Blood disorders come in various types; some deadly, and some not so deadly. In order to understand the threat that any blood disease poses on us, we should first have a basic but clear understanding of how the blood functions. Blood is made up of red blood cells, white blood cells, platelets, and plasma; each component serves a particular purpose. The red blood cells carry oxygen all over the body, the while blood cells help to fight off infections and other diseases, the platelets help to form a clot around a wound so as to inhibit the entrance of bacteria from the outside, and at the same time to avoid blood loss. In a blood disease, one or more of the components of the blood are compromised and hence don’t function properly, and in some cases, don’t function at all.
There are no records to indicate when the first blood disorder was discovered or reported. Blood disease in many cases has been passed down generations and any such disease that runs in the family is termed ‘hereditary’. Blood disorders are known to be due to a result of one or more mutations in the genes that are passed on to us. There are blood disorders that were known to be fatal a couple of years ago, but now can be treated with much ease due to modern medicine. A brilliant example of this is the disease called Hemophilia. Hemophilia is extremely dangerous as blood clots at a much lower rate than usual, and this causes the patient to bleed to a great extent even from the most minor injuries. Even though hemophilia cannot be cured even now, however, patients can still enjoy a long healthy life by treatments involving clotting factors.
Anemia is a blood disease that results in the patient having a significantly reduced number of red blood cells. Severe anemia is a dangerous condition and can lead to symptoms such as pale skin, fatigue, or more commonly, shortness of breath. In simple terms, Thalassemia is also a type of anemia. Thalassemia is known to be hereditary as well. This disease is particularly dominant in the Mediterranean and is caused by irregularities during the production of hemoglobin (the main constituent of the red blood cells). The symptoms of Thalassemia are much the same as that of anemia and the treatment of very severe cases of the disease makes use of blood transfusions (healthy blood injected into the body).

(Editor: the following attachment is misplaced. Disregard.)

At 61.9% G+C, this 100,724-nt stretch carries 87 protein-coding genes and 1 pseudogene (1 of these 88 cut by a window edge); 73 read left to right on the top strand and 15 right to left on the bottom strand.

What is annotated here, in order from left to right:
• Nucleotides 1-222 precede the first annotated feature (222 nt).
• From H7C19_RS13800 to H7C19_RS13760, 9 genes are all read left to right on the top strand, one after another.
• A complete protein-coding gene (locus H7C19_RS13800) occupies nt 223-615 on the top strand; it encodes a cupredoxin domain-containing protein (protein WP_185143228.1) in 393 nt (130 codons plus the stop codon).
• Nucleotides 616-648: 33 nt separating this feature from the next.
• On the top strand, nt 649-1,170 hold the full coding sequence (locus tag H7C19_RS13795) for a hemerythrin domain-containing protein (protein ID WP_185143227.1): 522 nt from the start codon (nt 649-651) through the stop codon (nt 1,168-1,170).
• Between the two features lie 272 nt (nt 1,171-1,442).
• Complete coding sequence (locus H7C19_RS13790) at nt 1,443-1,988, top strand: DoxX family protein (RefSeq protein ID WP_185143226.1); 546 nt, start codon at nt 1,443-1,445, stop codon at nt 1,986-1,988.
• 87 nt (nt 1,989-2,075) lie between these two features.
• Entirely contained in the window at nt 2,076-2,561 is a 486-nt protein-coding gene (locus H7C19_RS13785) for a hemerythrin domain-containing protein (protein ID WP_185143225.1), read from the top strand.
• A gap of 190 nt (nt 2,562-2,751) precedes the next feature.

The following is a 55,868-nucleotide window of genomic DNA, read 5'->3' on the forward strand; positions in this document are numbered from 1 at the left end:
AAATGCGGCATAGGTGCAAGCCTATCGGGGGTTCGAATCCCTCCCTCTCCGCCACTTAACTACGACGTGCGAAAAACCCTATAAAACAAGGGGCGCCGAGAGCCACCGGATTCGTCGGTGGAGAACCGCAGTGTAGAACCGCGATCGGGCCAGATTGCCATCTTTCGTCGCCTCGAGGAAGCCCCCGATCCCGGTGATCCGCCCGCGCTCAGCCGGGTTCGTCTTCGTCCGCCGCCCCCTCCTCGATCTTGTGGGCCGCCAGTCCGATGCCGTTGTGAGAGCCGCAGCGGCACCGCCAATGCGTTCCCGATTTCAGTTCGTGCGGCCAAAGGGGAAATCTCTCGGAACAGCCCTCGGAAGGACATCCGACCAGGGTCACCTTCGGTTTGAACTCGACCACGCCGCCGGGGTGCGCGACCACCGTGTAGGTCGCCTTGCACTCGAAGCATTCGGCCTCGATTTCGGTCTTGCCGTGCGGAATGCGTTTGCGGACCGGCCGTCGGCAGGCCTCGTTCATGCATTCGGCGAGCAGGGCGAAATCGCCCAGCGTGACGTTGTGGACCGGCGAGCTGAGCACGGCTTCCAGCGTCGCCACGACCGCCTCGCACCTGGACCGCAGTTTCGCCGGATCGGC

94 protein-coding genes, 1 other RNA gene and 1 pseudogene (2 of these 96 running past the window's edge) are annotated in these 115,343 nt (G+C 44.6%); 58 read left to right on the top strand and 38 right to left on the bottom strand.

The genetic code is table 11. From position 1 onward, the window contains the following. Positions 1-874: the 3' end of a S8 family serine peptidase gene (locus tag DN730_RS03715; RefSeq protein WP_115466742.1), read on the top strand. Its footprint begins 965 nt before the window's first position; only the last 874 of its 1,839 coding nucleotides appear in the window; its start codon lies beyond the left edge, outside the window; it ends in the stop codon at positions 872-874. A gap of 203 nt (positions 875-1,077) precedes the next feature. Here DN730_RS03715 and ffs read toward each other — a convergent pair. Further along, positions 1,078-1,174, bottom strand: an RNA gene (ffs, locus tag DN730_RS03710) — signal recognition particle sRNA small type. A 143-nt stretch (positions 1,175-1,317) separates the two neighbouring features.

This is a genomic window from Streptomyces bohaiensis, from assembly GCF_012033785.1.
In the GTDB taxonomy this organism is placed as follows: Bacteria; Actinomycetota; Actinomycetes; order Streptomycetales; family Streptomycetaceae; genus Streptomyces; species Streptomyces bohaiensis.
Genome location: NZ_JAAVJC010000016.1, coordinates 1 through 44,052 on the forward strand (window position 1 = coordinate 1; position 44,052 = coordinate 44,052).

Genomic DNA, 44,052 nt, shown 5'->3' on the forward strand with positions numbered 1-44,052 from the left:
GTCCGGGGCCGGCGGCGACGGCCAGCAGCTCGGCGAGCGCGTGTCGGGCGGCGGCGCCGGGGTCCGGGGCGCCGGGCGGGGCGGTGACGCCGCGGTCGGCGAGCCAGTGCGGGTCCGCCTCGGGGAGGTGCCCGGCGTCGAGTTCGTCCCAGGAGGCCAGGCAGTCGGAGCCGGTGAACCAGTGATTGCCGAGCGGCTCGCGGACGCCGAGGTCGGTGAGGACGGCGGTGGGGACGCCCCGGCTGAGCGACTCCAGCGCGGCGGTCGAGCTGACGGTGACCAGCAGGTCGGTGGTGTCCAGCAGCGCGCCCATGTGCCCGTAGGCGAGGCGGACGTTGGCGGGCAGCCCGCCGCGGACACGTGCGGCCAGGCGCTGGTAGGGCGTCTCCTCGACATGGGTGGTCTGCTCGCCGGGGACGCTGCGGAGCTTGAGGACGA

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Extremely severe cases of Thalassemia are considered to be life threatening. The symptoms in this case may be varied. A patient suffering from this blood disease is prone to other diseases such as Jaundice, or a more obvious risk of being prone to infections since the body’s immune system does not operate as well as it should, or even deformities such as the spleen becoming aberrantly outsized. Unfortunately though, Thalassemia cannot be cured still. However, the best treatment for Thalassemia that is presently known to humans is a bone marrow transplant. Sadly though, bone marrow transplants are a difficult procedure to perform, and in most cases there is a significant risk of the procedure not exactly being successful.